tab means connected to said paper and said negative and extendable through said rollers being operable when pulled to force said packet, said paper and said negative to move through said rollers releasing said chemical and developing said paper.
13. The camera of claim 12 wherein said one inwardly folding wall has a top portion hinged to said top wall and a bottom portion hinged to said botton wall, said paper guide is attached to said bottom portion.
14. The camera of claim 13 wherein said paper extends straight through said paper guide and then curves with said paper guide adjacent said top portion of said top wall unobstructing any light passing from said aperture to said negative when said camera is erected.
15. The camera of claim 14 wherein said shutter means includes a member having an opening slidably mounted to said front wall and an elastic device engageable with said member and further having release means engaged with said elastic device and operable to release said elastic device against said member to slide said member and move said opening past said aperture.
16. The camera of claim 15 wherein said developing means includes a pair of rollers rotatably mounted to said box and normally spaced apart a first constant distance along their lengths and further including mounting means on said box supporting said rollers and operable to allow said constant distance to increase to a second constant distance as said paper and said negative pass therebetween.
Description
BACKGROUND OF THE INVENTION

This invention is in the field of cameras and more specifically those which may be collapsed in a stored condition and subsequently discarded after a single use. Cameras typically are quite expensive and thus are designed to have a relatively long life. Many instances occur, however, when only a single photograph is required allowing for the subsequent discarding of the camera if it were not for the high cost of the camera. For example, many insurance companies require the insurance applicant to submit a photograph of a building prior to issuance of insurance relating to the building. Lengthy delays are incurred in view of the time required to develop the typical camera film assuming a self-developing camera is not immediately available. In such a case, it is extremely advantageous for a self developing, low cost camera to be available allowing discharging of the camera after a single use. It also is desirable for such a camera to be collapsible in order for the insurance company to initially mail or otherwise provide the disposable camera to the insurance applicant. Heretofore, it has not been known to provide such a camera which is both collapsible to facilitate the mailing thereof and constructed to issue a single self-developing photograph while at a low cost to allow the discarding thereof after a single use. Disclosed herein is such a camera.

U.S. Pat. No. 3,412,662, issued to Balais on Nov. 26, 1968 discloses a disposable camera produced from a plastic material without the collapsible mailing feature of the camera disclosed herein. Another plastic camera is disclosed in U.S. Pat. No. 2,933,027, issued to Hollingworth et al. on Apr. 19, 1960, whereas U.S. Pat. Nos. 2,323,009, issued to Claudot et al. on June 29, 1943 and U.S. Pat. No. 3,547,020, issued to Goldfarb on Dec. 15, 1970, respectively relate to a photographic apparatus made up of a series of detachable parts and to a compact toy camera.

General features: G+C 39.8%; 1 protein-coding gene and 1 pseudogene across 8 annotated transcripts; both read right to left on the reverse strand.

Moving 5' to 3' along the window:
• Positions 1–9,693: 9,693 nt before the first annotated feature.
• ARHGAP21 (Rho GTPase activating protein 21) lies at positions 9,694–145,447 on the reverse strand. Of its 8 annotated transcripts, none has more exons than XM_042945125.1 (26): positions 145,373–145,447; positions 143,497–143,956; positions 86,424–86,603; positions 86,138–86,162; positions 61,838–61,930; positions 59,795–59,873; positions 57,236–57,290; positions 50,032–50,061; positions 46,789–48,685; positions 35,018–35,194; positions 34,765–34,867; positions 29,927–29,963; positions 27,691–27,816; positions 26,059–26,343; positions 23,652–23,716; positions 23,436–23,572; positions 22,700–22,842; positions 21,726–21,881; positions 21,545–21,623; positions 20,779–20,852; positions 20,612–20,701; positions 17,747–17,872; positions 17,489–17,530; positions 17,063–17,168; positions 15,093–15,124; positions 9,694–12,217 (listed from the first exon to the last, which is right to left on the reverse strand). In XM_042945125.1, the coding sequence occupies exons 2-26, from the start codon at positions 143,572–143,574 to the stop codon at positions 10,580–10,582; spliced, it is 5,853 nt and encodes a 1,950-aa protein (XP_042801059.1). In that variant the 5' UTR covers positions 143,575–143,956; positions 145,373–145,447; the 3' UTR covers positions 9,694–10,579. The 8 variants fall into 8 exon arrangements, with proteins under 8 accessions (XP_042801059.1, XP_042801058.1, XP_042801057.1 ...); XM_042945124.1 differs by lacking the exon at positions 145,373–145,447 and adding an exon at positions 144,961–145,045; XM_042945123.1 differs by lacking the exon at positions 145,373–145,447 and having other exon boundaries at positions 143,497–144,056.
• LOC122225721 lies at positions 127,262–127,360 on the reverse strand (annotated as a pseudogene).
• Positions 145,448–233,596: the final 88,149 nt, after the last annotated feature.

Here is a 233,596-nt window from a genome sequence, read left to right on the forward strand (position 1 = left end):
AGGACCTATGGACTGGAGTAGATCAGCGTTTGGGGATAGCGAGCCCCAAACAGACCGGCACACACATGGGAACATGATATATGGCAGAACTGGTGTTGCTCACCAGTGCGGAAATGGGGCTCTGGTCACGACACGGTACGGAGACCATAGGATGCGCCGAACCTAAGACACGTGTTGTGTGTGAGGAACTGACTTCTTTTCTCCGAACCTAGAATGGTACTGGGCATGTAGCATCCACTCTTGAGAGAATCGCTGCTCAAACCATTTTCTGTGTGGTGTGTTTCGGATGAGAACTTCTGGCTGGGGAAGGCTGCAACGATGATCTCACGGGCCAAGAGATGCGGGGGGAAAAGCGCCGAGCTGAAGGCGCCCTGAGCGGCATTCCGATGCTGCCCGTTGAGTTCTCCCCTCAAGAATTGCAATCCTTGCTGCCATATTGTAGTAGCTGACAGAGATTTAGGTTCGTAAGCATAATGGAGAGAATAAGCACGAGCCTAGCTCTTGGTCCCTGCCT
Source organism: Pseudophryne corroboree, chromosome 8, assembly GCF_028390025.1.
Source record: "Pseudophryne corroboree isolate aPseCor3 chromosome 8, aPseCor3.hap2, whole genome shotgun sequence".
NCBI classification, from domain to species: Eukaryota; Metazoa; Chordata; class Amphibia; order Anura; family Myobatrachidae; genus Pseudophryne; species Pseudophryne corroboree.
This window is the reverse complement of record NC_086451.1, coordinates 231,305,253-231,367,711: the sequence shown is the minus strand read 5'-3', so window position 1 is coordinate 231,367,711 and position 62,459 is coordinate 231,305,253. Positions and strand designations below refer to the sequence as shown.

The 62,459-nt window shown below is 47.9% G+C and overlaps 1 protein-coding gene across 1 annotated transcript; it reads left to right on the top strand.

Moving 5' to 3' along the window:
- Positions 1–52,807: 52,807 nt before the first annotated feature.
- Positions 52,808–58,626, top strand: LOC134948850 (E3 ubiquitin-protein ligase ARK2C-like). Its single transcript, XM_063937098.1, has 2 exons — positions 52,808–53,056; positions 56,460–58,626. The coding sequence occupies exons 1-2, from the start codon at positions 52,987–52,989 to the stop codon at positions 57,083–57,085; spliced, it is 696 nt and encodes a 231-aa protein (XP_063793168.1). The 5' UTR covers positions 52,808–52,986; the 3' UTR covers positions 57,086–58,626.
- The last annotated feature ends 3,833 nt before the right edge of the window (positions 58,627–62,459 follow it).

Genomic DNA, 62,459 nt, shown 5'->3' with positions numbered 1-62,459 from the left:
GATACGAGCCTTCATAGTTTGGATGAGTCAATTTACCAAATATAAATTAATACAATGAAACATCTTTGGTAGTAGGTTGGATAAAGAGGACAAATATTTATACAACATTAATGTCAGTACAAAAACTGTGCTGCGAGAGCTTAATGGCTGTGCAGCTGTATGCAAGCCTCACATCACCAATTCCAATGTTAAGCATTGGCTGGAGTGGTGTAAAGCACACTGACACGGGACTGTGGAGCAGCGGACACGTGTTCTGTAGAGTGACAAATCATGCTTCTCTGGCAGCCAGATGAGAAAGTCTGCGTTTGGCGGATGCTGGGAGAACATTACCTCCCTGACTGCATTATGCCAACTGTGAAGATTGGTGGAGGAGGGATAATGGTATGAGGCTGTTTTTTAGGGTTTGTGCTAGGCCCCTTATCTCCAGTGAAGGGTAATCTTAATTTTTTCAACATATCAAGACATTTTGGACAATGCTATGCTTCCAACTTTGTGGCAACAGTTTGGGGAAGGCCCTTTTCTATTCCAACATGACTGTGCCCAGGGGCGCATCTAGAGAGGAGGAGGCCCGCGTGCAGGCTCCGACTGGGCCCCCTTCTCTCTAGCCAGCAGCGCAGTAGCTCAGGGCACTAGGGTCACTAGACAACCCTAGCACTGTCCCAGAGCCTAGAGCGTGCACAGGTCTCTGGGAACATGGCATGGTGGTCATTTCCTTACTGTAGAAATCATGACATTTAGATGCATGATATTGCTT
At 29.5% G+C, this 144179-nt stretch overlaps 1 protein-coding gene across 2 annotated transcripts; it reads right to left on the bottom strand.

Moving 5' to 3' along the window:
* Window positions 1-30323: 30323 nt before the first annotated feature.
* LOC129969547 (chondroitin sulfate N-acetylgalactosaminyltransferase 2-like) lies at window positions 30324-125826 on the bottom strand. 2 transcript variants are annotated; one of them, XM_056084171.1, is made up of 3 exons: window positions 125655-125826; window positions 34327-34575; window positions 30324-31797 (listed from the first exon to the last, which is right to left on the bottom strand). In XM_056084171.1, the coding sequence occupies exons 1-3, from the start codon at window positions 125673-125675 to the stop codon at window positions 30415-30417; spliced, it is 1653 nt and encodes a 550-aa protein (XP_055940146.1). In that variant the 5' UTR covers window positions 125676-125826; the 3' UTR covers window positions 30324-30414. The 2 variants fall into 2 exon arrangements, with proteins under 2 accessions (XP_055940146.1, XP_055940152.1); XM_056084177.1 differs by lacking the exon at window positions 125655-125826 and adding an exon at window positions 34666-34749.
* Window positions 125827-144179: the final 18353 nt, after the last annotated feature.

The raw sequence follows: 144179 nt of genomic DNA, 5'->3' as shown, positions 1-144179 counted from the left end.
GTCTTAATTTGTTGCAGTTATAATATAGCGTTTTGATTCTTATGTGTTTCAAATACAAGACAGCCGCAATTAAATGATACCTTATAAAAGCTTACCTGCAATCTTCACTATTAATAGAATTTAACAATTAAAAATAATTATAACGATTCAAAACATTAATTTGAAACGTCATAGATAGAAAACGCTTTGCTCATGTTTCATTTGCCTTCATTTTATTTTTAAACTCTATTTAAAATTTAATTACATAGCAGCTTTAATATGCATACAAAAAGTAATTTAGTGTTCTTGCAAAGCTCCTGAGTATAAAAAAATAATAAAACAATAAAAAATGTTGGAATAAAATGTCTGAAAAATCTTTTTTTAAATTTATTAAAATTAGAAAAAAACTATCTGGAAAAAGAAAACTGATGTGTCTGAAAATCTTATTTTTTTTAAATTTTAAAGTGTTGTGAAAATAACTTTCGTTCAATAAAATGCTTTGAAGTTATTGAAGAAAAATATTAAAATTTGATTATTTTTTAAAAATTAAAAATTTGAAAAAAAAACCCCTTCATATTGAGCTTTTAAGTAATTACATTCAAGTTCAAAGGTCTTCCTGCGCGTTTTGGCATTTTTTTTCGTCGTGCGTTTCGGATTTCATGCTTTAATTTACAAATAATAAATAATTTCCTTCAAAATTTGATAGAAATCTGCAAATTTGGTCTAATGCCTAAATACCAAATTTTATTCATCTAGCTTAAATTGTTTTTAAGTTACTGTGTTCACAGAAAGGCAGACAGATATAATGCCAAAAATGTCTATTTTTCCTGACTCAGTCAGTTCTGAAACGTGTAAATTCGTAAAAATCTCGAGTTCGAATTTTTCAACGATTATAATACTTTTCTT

SUMMARY OF THE INVENTION

One embodiment of the present invention is a disposable camera comprising a camera box having an aperture and being moveable between a collapsed position and an erected position, a lens mounted over the aperture, shutter means mounted to the box adjacent the aperture and operable to open and close the aperture allowing light therethrough, photographic paper within the box, photographic negative within the box having a light developable surface facing the aperture, and first guide means mounted within the box and engaged with the photographic paper operable to position the paper in a flat, uncreased condition adjacent the light developable surface and between the aperture and the surface when in the collapsed position and to move the paper away from the surface allowing an unobstructed view from the aperture to the surface when in the erected position.

A further object of the present invention is a disposable camera comprising a collapsible camera box including a front wall with aperture, a back wall with an interior negative guide and foldable side walls connecting the front wall to the back wall, one side wall having an interior photographic paper guide attached thereto, a lens mounted to the front wall and aligned with the aperture, shutter means mounted to the front wall and operable to open and close the aperture, photographic negative slidably mounted to the negative guide to receive a light image from the aperture, and photographic paper slidably mounted to the paper guide and positioned atop the negative between the aperture and negative when the box is collapsed and positioned away therefrom against the one side wall and the top wall when the box is erected.

It is an object of the present invention to provide a new and improved camera.

A further object of the present invention is to provide a relatively low cost disposable camera.

Yet another object of the present invention is to provide a collapsible camera which will issue a single self-developing photograph.

Further, it is an object of the present invention to provide a collapsible, disposable camera for issuing a single self-developing photograph.

In addition, it is an object of the present invention to provide a collapsible, disposable camera having means to automatically align the photographic paper and film while preventing creasing of either the paper or film.

Related objects and advantages of the present invention will be apparent from the following description.

BRIEF DESCRIPTION OF THE DRAWINGS

FIG. 1 is a fragmentary perspective view of a camera incorporating the present invention.

FIG. 2 is a perspective view of the camera of FIG. 1 shown in the collapsed state.